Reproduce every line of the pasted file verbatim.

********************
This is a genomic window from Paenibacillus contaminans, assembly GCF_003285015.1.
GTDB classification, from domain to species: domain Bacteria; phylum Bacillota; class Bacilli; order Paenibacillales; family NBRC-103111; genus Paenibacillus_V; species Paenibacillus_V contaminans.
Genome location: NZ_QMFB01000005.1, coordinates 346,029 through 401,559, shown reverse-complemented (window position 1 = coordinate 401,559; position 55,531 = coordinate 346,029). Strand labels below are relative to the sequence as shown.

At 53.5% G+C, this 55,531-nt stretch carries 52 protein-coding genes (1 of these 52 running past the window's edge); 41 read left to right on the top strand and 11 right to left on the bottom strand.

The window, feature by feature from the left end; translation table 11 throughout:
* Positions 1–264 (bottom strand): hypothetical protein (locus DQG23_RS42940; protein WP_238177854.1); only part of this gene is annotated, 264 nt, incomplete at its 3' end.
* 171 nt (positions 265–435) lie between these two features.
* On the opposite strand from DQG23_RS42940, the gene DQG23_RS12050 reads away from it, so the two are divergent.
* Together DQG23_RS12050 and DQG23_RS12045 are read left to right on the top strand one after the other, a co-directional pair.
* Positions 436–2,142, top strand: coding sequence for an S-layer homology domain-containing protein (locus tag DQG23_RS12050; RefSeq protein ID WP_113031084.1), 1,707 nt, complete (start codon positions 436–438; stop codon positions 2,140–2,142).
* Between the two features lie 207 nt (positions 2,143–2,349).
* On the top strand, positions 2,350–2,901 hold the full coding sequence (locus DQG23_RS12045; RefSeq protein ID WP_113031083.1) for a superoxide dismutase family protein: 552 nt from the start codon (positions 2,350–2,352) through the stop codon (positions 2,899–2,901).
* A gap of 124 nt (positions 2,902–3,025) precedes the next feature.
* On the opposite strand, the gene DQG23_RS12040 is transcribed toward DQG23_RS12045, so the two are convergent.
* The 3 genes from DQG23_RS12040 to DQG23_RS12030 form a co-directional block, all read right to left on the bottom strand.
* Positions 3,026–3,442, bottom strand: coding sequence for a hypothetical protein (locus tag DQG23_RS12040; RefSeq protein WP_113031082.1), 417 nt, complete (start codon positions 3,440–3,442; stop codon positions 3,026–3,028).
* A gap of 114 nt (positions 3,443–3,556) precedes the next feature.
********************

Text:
This is a genomic window from Paenibacillus contaminans, assembly GCF_003285015.1.
GTDB classification, from domain to species: domain Bacteria; phylum Bacillota; class Bacilli; order Paenibacillales; family NBRC-103111; genus Paenibacillus_V; species Paenibacillus_V contaminans.
Genome location: NZ_QMFB01000005.1, coordinates 346,029 through 401,559, shown reverse-complemented (window position 1 = coordinate 401,559; position 55,531 = coordinate 346,029). Strand labels below are relative to the sequence as shown.

At 53.5% G+C, this 55,531-nt stretch carries 52 protein-coding genes (1 of these 52 running past the window's edge); 41 read left to right on the top strand and 11 right to left on the bottom strand.

The window, feature by feature from the left end; translation table 11 throughout:
* Positions 1–264 (bottom strand): hypothetical protein (locus DQG23_RS42940; protein WP_238177854.1); only part of this gene is annotated, 264 nt, incomplete at its 3' end.
* 171 nt (positions 265–435) lie between these two features.
* On the opposite strand from DQG23_RS42940, the gene DQG23_RS12050 reads away from it, so the two are divergent.
* Together DQG23_RS12050 and DQG23_RS12045 are read left to right on the top strand one after the other, a co-directional pair.
* Positions 436–2,142, top strand: coding sequence for an S-layer homology domain-containing protein (locus tag DQG23_RS12050; RefSeq protein ID WP_113031084.1), 1,707 nt, complete (start codon positions 436–438; stop codon positions 2,140–2,142).
* Between the two features lie 207 nt (positions 2,143–2,349).
* On the top strand, positions 2,350–2,901 hold the full coding sequence (locus DQG23_RS12045; RefSeq protein ID WP_113031083.1) for a superoxide dismutase family protein: 552 nt from the start codon (positions 2,350–2,352) through the stop codon (positions 2,899–2,901).
* A gap of 124 nt (positions 2,902–3,025) precedes the next feature.
* On the opposite strand, the gene DQG23_RS12040 is transcribed toward DQG23_RS12045, so the two are convergent.
* The 3 genes from DQG23_RS12040 to DQG23_RS12030 form a co-directional block, all read right to left on the bottom strand.
* Positions 3,026–3,442, bottom strand: coding sequence for a hypothetical protein (locus tag DQG23_RS12040; RefSeq protein WP_113031082.1), 417 nt, complete (start codon positions 3,440–3,442; stop codon positions 3,026–3,028).
* A gap of 114 nt (positions 3,443–3,556) precedes the next feature.